As some of you may know, I recently graduated from college with a bachelor's in English. I can hear you now:
"Fantastic!" you say. "Do you plan on teaching?"
"Then do you plan... Uh. Do you... plan on... Writing?"
"What do you plan on doing, then, if not those two things?" you ask.
I plan to read.
I've found the perfect job for this vocation. I am surrounded by knowledgeable people and an almost infinite fount of literary achievement to choose from. I have a pile of books from new authors at my house primed and ready to be perused.
My first stop on this literary excursion, however, is read all of the things that I pretended to do during my college career.
Like. Actually, this time.
My first step was to read Shakespeare. I've been avoiding this guy since tenth grade, but I've heard he's, y'know, pretty good or something. The most recent one that I've made my way through (on my own time) was Macbeth. The one with the witches. "Double double toil" and... something else. (it starts with a 'T!')
Yeah, that's pretty much all I knew about it, too.
As it turns out, it was a pretty rad play. A nice slew of crazy people trying to wash blood off their hands and war. Also Scotsmen. But I'm pretty sure I've already talked about how rad classics can be, so I'll move right along to my second revelation:
I have no idea what's been published in the past twenty years. My entire education has been geared towards the 'classics.' Looking at this reading list I've compiled, I think the most recent thing that I've been assigned (and that I'm only now getting to) has been something by Jack Kerouac.
This is a terrible failing of modern education. It's like, from our perspective, literature had a heart-attack and died as soon as 1970 rolled around. Which is ridiculous, right? I mean, think of all the excellent books that've been published within the last thirty years! If all I knew about literature was from the books I read in college, then I wouldn't even know that books like...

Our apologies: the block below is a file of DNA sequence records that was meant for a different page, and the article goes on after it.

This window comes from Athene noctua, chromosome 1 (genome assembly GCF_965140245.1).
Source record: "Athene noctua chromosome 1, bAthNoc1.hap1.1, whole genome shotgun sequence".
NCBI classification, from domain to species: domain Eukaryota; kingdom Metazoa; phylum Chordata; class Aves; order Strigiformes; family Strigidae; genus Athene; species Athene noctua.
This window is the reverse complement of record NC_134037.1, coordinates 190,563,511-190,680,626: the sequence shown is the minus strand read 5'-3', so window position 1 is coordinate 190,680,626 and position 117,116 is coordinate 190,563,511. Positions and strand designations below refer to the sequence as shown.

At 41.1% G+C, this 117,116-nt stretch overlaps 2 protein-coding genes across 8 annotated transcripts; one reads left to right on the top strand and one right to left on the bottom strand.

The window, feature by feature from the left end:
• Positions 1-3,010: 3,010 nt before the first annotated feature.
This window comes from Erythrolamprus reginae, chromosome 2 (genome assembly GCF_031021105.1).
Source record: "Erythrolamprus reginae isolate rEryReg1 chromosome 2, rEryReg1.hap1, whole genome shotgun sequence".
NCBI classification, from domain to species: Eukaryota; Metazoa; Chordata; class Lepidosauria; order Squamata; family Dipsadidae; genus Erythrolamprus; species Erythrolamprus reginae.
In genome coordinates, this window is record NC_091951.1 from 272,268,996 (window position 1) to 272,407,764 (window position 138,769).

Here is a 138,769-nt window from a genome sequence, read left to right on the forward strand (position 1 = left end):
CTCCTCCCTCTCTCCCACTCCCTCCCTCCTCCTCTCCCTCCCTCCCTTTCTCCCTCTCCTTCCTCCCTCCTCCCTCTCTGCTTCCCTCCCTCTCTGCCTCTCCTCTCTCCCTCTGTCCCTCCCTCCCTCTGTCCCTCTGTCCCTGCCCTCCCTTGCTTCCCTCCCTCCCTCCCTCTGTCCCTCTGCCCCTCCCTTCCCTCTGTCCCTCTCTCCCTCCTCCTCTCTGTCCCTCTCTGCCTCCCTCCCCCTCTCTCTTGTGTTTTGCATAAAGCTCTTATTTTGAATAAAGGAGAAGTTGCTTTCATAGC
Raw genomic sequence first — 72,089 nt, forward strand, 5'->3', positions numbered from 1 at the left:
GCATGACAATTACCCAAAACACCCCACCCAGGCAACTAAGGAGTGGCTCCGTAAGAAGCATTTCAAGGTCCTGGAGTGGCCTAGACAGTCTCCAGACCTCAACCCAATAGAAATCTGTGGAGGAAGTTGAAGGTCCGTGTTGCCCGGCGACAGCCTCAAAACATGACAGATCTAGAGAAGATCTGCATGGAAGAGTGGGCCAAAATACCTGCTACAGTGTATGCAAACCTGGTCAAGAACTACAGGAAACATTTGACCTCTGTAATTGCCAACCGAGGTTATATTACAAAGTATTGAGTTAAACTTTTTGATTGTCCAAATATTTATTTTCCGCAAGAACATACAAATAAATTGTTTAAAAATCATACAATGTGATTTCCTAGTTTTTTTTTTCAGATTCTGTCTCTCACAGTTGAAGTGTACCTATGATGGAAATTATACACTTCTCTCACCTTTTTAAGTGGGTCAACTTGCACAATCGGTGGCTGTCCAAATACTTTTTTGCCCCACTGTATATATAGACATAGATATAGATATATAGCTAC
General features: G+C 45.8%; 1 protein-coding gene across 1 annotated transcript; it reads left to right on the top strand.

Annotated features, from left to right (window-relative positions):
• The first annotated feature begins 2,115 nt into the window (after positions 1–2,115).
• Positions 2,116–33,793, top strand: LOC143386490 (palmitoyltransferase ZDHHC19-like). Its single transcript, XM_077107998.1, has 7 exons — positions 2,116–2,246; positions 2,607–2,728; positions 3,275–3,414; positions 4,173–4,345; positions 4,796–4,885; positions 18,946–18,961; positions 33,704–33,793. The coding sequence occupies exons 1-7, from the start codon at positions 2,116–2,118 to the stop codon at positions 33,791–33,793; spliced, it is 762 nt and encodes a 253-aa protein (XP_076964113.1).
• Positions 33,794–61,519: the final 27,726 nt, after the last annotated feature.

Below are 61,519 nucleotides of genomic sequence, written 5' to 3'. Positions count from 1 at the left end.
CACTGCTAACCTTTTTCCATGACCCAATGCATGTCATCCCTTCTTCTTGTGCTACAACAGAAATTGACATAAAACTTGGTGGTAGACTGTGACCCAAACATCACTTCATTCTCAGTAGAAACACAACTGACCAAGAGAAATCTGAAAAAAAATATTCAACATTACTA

See, this is the problem! All I know of modern literature is from books like Fight Club by Chuck Palanhiuk and Watchmen, the graphic novel by Alan Moore (And I mean, hey, they're excellent books. Read them.)These are books that I've read on my downtime, according to the pulp-fiction tastes of a twenty-something male. They're great books, but I'm not sure how well Fight Club will be remembered to generations down the line.
What I'm looking for--and what I was denied by my education--are the modern classics. Stuff like Great Expectations, only, y'know, relevant.
(Side note: Wizard of the Crow, by Ngũgĩ wa Thiong'o, is totally one of those modern-classic books. It's really refreshing to see something written by an African person who isn't Chinua Achebe. After all, I'm pretty sure that things have happened in the entire continent of Africa since, again, 1960. Regardless of what 'literature' would have you believe.)
But yeah. Okay. What I'm saying is that I can tell you exactly what was going through Hemingway's head as he wrote The Sun Also Rises--another excellent book--but I couldn't tell you what literary movement happened after Allen Ginsberg wrote Howl. And I really wish I could.
But first? I read Moby Dick.